These steps can help companies and their investors account for sustainability risks and opportunities before they go public.
For private companies looking to go public, the list of prerequisites usually includes a strong outlook for revenue growth, market-share expansion, a management team that can deliver profitability and, increasingly, a handle on sustainability issues, especially in the age of COVID-19.
Indeed, identifying, developing and communicating a corporate sustainability strategy has become an essential part of the process for companies looking to shore up their balance sheets by tapping public markets through initial public offerings (IPO) or special purpose acquisition (SPAC) vehicles, according to “Sustainable Value: How Emerging Public Companies Can Deliver on ESG Expectations,” a new report from the Morgan Stanley Institute for Sustainable Investing, which cites the growing pool of capital that invests based on environmental, social and governance (ESG) criteria.
Emerging public companies run the risk of leaving some investors on the sidelines if they aren’t taking a thoughtful and strategic approach to sustainability.
“As adoption of sustainable investing continues to grow, emerging public companies run the risk of leaving some investors on the sidelines if they aren’t taking a thoughtful and strategic approach to sustainability,” said Matthew Slovik, Managing Director and Head of Global Sustainable Finance at Morgan Stanley.
Increasingly, investors are scrutinizing ESG issues such as public health, climate change and racial equality, treating them as key business risks or opportunities. As of January 2020, 33% of the $51.4 trillion in total U.S. assets under professional management used a sustainable investing strategy,1 while 80% of institutional asset owners,2 half of U.S. individual investors3 and three quarters of asset managers now practice sustainable investing.4
“Investors increasingly recognize that better practices around ESG can reduce tail risk and improve risk-adjusted returns,” says Melissa James, Managing Director and Vice Chairman of Global Capital Markets at Morgan Stanley. “High growth companies that are building for the future recognize that employee engagement, worker productivity and strong brand equity can be strengthened through strong sustainability practices. Therefore, pre-IPO companies focused on building sustainable and resilient business models are incentivized to formulate a strong ESG strategy in preparation for going public.”
To bridge the gap between investor expectations and limited sustainability disclosure from companies looking to go public, the Institute for Sustainable Investing identified three steps that can help corporates—and allocators in the process of vetting them—account for and communicate ESG information.
A “corporate purpose” is distinct from a mission statement in that it focuses on what a company stands for versus what it does functionally. It can focus on the interests of many constituencies—from investors and employees to consumers and regulators—and should go beyond the typical pledge to “maximize shareholder value” by integrating sustainability issues. To send a strong signal that ESG issues matter, the purpose should address the environmental and social impact of products and services, as well as the company’s response to sustainability issues, such as climate change, systemic social challenges, executive accountability, diversity and inclusion, and employee well-being, benefits and compensation.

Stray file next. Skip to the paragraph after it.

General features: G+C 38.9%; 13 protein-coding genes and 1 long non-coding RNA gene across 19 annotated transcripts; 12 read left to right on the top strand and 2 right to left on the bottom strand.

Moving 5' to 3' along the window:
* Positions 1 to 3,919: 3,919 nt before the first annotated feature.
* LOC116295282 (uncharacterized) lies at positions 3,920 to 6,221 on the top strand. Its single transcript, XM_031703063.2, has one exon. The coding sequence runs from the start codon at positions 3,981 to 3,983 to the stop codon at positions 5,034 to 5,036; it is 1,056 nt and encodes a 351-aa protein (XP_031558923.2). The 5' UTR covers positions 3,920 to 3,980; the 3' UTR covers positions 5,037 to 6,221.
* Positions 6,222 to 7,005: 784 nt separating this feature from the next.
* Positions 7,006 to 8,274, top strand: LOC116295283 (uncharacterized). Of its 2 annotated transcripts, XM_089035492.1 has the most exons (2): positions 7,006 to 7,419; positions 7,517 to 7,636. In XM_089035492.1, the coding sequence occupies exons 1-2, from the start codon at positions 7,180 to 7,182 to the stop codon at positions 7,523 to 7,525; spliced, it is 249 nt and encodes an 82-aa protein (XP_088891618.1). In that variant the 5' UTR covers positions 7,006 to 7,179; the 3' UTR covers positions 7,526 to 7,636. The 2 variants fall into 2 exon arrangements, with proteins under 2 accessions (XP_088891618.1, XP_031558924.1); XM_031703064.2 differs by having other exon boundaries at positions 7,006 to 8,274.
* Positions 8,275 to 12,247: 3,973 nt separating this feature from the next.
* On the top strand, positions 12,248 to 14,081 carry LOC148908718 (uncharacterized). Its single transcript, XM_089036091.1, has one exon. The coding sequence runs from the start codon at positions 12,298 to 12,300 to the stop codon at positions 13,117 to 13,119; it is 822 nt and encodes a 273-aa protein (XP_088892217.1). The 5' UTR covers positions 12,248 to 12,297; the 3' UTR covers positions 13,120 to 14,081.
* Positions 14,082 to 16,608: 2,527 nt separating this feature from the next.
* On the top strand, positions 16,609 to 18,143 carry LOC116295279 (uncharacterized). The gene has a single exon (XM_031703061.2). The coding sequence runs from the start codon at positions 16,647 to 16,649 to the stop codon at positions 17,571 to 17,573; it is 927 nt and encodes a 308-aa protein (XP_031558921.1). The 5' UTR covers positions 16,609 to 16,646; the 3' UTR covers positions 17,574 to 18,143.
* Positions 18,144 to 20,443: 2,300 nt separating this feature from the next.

Early-stage companies may benefit from gathering stakeholder views and conducting peer analysis to determine their top sustainability priorities. One widely adopted framework from the Sustainability Accounting Standards Board (SASB) provides industry-specific guidance and disclosure standards on material ESG issues, such as climate risk management and human rights, and can offer a useful starting point.
Companies can also consider using the Global Reporting Initiative’s standards, which include broader stakeholder expectations in defining material ESG issues. Additionally, corporates with greater exposure to climate-related risks can leverage the recommendations of the Task Force on Climate-related Financial Disclosures.
Many private companies, especially start-ups, may lack the resources and expertise to develop and implement a strategy to manage ESG risks and opportunities. In such cases, companies may consider hiring employees with expertise in high-priority sustainability issues or shifting existing staff into ESG-focused roles to develop internal expertise. Corporates may also consider working with consultants to jump-start a sustainability strategy.
Companies should provide robust ESG data that can help investors make decisions about how they allocate their capital. The baseline: Disclose information that is consistent and comparable to data from peers, communicate a strategy to address sustainability issues and provide updates on progress. A useful way to begin is by launching an internal sustainability communications program through newsletters or town hall meetings. Once leaders are comfortable with internal efforts, they can initiate public communications through a corporate website or other external channels.
The next step is to publish a sustainability report customized to engage key audiences. Around 90% of S&P 500 companies publish sustainability reports,5 but increasingly, companies of all sizes and capitalization structures are communicating about sustainability topics. It’s now an important milestone for companies looking to meet stakeholder expectations and engage with increasingly sustainability-focused investors.
Learn more about how emerging public companies can use these building blocks to demonstrate the ability to withstand and help mitigate the world’s biggest sustainability challenges. See the full report.